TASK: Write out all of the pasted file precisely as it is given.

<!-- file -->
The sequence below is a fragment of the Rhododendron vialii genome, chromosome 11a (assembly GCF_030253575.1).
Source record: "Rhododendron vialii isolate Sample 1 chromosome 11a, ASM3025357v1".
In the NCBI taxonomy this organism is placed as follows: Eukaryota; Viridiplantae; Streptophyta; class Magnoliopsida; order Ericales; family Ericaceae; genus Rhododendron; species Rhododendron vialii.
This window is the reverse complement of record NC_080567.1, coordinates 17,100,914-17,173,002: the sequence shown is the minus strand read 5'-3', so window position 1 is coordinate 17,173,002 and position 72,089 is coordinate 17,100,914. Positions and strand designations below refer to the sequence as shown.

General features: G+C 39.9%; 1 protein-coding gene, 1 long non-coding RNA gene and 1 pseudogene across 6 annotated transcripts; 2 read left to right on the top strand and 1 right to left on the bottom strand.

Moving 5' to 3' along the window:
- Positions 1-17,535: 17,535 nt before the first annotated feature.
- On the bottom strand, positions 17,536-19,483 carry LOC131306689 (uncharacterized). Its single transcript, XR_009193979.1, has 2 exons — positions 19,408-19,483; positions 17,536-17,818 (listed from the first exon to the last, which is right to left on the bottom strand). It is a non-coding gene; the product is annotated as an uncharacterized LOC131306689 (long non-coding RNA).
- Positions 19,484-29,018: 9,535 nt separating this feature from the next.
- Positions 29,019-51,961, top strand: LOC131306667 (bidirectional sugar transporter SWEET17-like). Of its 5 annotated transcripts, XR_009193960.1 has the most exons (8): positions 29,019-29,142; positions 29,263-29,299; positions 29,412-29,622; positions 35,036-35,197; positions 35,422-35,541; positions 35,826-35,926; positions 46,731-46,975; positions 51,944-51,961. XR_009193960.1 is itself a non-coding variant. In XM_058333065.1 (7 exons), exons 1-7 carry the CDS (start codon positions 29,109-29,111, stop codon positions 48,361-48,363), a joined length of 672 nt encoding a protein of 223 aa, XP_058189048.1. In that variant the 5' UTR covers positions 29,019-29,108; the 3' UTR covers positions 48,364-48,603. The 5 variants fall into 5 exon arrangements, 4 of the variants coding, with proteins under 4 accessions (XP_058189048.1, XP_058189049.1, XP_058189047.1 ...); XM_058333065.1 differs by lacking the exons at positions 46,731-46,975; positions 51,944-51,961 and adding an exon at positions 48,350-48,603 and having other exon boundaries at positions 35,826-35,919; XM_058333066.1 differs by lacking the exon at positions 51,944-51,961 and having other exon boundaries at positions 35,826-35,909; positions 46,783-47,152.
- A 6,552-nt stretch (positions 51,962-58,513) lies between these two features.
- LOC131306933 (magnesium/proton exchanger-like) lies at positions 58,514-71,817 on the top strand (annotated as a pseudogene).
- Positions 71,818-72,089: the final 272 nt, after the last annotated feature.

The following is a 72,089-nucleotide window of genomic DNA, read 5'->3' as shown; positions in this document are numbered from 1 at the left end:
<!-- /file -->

The sequence below is a fragment of the Rhododendron vialii genome, chromosome 11a (assembly GCF_030253575.1).
Source record: "Rhododendron vialii isolate Sample 1 chromosome 11a, ASM3025357v1".
In the NCBI taxonomy this organism is placed as follows: Eukaryota; Viridiplantae; Streptophyta; class Magnoliopsida; order Ericales; family Ericaceae; genus Rhododendron; species Rhododendron vialii.
This window is the reverse complement of record NC_080567.1, coordinates 17,100,914-17,173,002: the sequence shown is the minus strand read 5'-3', so window position 1 is coordinate 17,173,002 and position 72,089 is coordinate 17,100,914. Positions and strand designations below refer to the sequence as shown.

General features: G+C 39.9%; 1 protein-coding gene, 1 long non-coding RNA gene and 1 pseudogene across 6 annotated transcripts; 2 read left to right on the top strand and 1 right to left on the bottom strand.

Moving 5' to 3' along the window:
- Positions 1-17,535: 17,535 nt before the first annotated feature.
- On the bottom strand, positions 17,536-19,483 carry LOC131306689 (uncharacterized). Its single transcript, XR_009193979.1, has 2 exons — positions 19,408-19,483; positions 17,536-17,818 (listed from the first exon to the last, which is right to left on the bottom strand). It is a non-coding gene; the product is annotated as an uncharacterized LOC131306689 (long non-coding RNA).
- Positions 19,484-29,018: 9,535 nt separating this feature from the next.
- Positions 29,019-51,961, top strand: LOC131306667 (bidirectional sugar transporter SWEET17-like). Of its 5 annotated transcripts, XR_009193960.1 has the most exons (8): positions 29,019-29,142; positions 29,263-29,299; positions 29,412-29,622; positions 35,036-35,197; positions 35,422-35,541; positions 35,826-35,926; positions 46,731-46,975; positions 51,944-51,961. XR_009193960.1 is itself a non-coding variant. In XM_058333065.1 (7 exons), exons 1-7 carry the CDS (start codon positions 29,109-29,111, stop codon positions 48,361-48,363), a joined length of 672 nt encoding a protein of 223 aa, XP_058189048.1. In that variant the 5' UTR covers positions 29,019-29,108; the 3' UTR covers positions 48,364-48,603. The 5 variants fall into 5 exon arrangements, 4 of the variants coding, with proteins under 4 accessions (XP_058189048.1, XP_058189049.1, XP_058189047.1 ...); XM_058333065.1 differs by lacking the exons at positions 46,731-46,975; positions 51,944-51,961 and adding an exon at positions 48,350-48,603 and having other exon boundaries at positions 35,826-35,919; XM_058333066.1 differs by lacking the exon at positions 51,944-51,961 and having other exon boundaries at positions 35,826-35,909; positions 46,783-47,152.
- A 6,552-nt stretch (positions 51,962-58,513) lies between these two features.
- LOC131306933 (magnesium/proton exchanger-like) lies at positions 58,514-71,817 on the top strand (annotated as a pseudogene).
- Positions 71,818-72,089: the final 272 nt, after the last annotated feature.

The following is a 72,089-nucleotide window of genomic DNA, read 5'->3' as shown; positions in this document are numbered from 1 at the left end: